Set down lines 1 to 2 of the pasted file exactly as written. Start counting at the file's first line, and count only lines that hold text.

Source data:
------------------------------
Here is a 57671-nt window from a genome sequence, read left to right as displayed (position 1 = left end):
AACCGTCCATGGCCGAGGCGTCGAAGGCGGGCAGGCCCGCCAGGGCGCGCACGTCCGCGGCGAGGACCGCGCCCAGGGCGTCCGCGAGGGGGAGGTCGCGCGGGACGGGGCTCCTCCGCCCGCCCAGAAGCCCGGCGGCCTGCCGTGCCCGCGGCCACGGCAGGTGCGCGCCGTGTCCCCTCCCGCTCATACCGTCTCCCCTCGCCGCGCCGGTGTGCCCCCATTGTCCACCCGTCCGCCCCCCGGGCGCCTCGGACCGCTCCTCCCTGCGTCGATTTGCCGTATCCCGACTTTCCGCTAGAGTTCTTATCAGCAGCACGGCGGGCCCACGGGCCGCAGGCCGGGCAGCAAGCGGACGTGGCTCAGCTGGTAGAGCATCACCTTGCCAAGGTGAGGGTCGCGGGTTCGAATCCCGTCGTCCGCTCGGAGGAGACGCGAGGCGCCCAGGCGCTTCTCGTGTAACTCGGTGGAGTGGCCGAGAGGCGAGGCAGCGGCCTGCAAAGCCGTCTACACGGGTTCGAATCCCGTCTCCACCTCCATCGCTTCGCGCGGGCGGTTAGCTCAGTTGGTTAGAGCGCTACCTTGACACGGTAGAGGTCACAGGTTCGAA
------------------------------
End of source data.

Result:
Here is a 57671-nt window from a genome sequence, read left to right as displayed (position 1 = left end):
AACCGTCCATGGCCGAGGCGTCGAAGGCGGGCAGGCCCGCCAGGGCGCGCACGTCCGCGGCGAGGACCGCGCCCAGGGCGTCCGCGAGGGGGAGGTCGCGCGGGACGGGGCTCCTCCGCCCGCCCAGAAGCCCGGCGGCCTGCCGTGCCCGCGGCCACGGCAGGTGCGCGCCGTGTCCCCTCCCGCTCATACCGTCTCCCCTCGCCGCGCCGGTGTGCCCCCATTGTCCACCCGTCCGCCCCCCGGGCGCCTCGGACCGCTCCTCCCTGCGTCGATTTGCCGTATCCCGACTTTCCGCTAGAGTTCTTATCAGCAGCACGGCGGGCCCACGGGCCGCAGGCCGGGCAGCAAGCGGACGTGGCTCAGCTGGTAGAGCATCACCTTGCCAAGGTGAGGGTCGCGGGTTCGAATCCCGTCGTCCGCTCGGAGGAGACGCGAGGCGCCCAGGCGCTTCTCGTGTAACTCGGTGGAGTGGCCGAGAGGCGAGGCAGCGGCCTGCAAAGCCGTCTACACGGGTTCGAATCCCGTCTCCACCTCCATCGCTTCGCGCGGGCGGTTAGCTCAGTTGGTTAGAGCGCTACCTTGACACGGTAGAGGTCACAGGTTCGAA